Protecting photosynthesis from stalling: a 24-hr molecular hotline
Photosynthesis is the process that powers life on earth. Photosynthetic organisms capture energy from sunlight, which they use to tear carbon from atmospheric carbon dioxide. The carbon ends up in sugars and starches that sustain these organisms and the food chain above them.
The reactions that add carbon to the diet are the expand iconCalvin-Benson cycle. Nowadays, scientists know its main workings, but they continue to explore its details. Those include sub-cycles that support it and evidence that surrounding conditions – like light quality or temperature – affect its performance.
A new study from the Sharkey lab looks at a pivotal sugar molecule, called glucose 6-phosphate (G6P), that is the first step towards making starch. Starch in leaves breaks down at night to feed the plant when the sun is not shining. The G6P sugar molecule comes at a crossroads where it is either processed or transported by one of four different expand iconenzymes.
Here, the researchers analyze the enzyme, G6PDH, that diverts G6P away from starch synthesis. They also show it can work during the day. Previous studies, dating back to the 60s and 70s, claimed it is only active at night when its products help the plant. The study is published in Biochemical Journal.
Protecting the cycle through side reactions
“The G6P sugar molecule is very flexible,” says Alyssa Preiser, a student in the Department Biochemistry & Molecular Biology. “It can turn into precursors for sucrose and starch that go on to feed the plant. Or it can re-enter the Calvin-Benson cycle through a couple different ways,”
One of these ways is a series of side reactions that protect the cycle. The Calvin-Benson cycle is fragile and will stall if no carbon molecules are pumped into it. The side reactions pump a low flow of carbon into the main cycle to keep it running.
Enter the enzyme G6PDH. It diverts G6P from turning into starch and into the protective side reactions. Importantly, the G6P sugar fuels the first step of these reactions.
“We also looked into an earlier assumption that the enzyme just works at night,” Alyssa adds. “We found it active throughout the day. It’s usually at 10 to 20% of its maximum capacity. But under certain conditions, performance can increase.”
“During the day, there are times that expand iconphotosynthesis is so active, the Calvin-Benson cycle can’t keep up with the inflow of carbon. And again, it is also prone to breaking down,” Alyssa says. “The side reactions probably take excess carbon away from the cycle to reduce the pressure. Then, they feed the carbon back into the cycle when the time is right.”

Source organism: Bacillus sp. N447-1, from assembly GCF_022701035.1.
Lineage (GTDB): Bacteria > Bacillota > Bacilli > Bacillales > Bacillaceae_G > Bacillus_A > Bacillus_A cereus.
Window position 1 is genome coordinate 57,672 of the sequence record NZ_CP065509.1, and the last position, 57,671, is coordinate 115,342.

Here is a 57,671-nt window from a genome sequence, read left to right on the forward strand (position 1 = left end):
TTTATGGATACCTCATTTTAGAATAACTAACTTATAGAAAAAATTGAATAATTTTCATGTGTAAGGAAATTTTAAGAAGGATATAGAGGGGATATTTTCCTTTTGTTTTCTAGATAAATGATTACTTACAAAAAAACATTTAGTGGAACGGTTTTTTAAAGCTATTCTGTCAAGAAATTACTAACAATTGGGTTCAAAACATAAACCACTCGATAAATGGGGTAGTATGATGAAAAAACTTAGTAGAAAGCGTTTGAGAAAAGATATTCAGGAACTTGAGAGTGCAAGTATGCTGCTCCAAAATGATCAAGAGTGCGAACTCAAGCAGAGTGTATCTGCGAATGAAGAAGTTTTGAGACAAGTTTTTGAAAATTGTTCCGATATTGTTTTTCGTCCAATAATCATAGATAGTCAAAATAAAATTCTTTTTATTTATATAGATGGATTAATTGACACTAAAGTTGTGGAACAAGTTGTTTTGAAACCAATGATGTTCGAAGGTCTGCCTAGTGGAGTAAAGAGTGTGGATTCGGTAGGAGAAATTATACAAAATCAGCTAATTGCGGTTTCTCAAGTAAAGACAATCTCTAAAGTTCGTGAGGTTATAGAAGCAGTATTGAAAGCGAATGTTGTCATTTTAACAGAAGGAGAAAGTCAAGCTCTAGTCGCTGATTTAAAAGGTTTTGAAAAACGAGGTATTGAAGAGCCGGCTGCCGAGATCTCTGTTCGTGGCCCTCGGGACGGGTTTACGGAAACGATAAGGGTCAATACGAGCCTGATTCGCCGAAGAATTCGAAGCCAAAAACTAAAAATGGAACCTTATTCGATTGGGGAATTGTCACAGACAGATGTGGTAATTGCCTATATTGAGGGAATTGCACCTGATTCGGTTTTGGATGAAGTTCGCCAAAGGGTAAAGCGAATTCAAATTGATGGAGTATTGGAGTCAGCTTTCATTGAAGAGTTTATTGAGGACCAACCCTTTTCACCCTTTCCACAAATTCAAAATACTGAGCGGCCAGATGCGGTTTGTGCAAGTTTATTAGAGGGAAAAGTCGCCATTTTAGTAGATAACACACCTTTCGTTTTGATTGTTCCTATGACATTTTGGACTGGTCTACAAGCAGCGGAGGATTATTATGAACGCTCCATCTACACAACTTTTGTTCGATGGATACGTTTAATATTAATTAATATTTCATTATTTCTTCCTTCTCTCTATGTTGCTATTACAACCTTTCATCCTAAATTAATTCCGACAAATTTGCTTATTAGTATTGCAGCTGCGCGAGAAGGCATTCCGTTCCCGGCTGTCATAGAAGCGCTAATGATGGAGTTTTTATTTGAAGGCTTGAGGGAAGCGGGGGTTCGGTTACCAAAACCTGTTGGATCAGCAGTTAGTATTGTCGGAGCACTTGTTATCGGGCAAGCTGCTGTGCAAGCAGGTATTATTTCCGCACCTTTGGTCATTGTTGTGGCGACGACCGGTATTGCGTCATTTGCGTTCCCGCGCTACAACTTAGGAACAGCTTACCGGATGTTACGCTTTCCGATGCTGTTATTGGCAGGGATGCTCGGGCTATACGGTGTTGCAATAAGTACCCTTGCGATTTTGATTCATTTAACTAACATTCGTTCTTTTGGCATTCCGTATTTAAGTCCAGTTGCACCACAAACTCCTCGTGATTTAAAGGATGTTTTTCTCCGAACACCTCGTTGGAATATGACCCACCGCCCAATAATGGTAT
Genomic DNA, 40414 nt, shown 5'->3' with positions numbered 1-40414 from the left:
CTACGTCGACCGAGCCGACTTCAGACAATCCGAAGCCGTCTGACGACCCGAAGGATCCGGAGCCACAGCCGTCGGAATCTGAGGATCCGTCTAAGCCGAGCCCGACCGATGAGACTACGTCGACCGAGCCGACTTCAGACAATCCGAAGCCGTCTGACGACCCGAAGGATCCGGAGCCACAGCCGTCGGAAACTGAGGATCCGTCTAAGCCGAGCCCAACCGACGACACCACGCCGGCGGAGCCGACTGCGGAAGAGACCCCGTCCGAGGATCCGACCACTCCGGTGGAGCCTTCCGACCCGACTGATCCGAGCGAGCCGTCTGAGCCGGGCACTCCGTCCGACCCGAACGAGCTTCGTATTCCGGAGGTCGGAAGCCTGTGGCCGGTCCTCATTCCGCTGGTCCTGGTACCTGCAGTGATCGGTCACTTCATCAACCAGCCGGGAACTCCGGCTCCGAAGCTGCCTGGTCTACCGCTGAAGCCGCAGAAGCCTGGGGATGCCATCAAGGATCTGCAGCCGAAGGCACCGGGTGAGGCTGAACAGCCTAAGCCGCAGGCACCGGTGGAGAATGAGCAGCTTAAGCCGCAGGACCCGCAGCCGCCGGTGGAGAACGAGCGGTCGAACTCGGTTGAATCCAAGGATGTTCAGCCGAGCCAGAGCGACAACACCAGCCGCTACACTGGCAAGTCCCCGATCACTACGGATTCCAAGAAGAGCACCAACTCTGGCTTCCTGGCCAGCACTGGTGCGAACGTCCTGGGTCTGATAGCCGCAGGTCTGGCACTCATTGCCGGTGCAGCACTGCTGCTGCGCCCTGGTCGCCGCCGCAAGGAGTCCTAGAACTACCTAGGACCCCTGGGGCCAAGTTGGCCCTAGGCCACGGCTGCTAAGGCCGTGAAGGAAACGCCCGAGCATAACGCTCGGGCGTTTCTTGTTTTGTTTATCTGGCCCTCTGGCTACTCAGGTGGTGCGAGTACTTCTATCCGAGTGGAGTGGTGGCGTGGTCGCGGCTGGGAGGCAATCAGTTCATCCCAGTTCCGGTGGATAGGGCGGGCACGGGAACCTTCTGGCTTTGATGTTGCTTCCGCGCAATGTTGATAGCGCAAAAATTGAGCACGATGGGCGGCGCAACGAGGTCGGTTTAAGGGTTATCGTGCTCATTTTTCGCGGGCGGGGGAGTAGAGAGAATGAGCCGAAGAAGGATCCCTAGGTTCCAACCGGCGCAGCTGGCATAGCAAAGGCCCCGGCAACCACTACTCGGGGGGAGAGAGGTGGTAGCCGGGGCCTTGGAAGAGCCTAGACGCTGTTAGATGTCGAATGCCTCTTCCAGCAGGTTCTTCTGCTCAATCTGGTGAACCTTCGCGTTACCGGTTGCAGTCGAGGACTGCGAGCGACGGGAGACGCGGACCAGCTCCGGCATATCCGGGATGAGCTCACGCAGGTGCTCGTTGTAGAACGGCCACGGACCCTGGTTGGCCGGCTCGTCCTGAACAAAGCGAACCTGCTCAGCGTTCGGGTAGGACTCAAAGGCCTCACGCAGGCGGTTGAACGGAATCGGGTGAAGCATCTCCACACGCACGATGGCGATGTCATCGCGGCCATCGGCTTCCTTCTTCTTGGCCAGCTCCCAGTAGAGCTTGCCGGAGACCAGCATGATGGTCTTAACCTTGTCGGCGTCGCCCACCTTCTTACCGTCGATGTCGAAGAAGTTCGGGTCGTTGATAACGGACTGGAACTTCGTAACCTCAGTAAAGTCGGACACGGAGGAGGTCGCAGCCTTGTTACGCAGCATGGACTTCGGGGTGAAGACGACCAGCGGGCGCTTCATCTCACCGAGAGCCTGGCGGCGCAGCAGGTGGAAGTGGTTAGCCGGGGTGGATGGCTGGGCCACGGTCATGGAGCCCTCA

From a practical point of view, Alyssa, adds, it is important to understand how the Calvin-Benson cycle works. The cycle is the key to organic life on Earth. We could someday improve it so plants increase their sugar and starch production. These enhancements would help farmers get higher crop yields.
This work was primarily funded by the US Department of Energy, Office of Basic Energy Sciences.
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The four-year, $898,946 grant from the National Science Foundation will allow Sharkey to continue his research on the evolutionary pattern of the appearance and loss of isoprene emission among various land plants and the impact of these emissions have on the atmosphere.
This long-from article details how our scientists are working to unlock the secrets of photosynthesis, an effort which might spur an agricultural revolution and lead to innovative energy and industrial technologies. The article appears in Futures, a magazine produced twice per year by Michigan State University AgBioResearch.
MSU plant biologist Berkley Walker is part of a team of scientists that is using a 3-year, $1.4 million National Science Foundation Molecular and Cellular Biosciences award to explore the intersection between photorespiration and one-carbon metabolism, two plant biochemical processes that are critical to plant growth and human nutrition.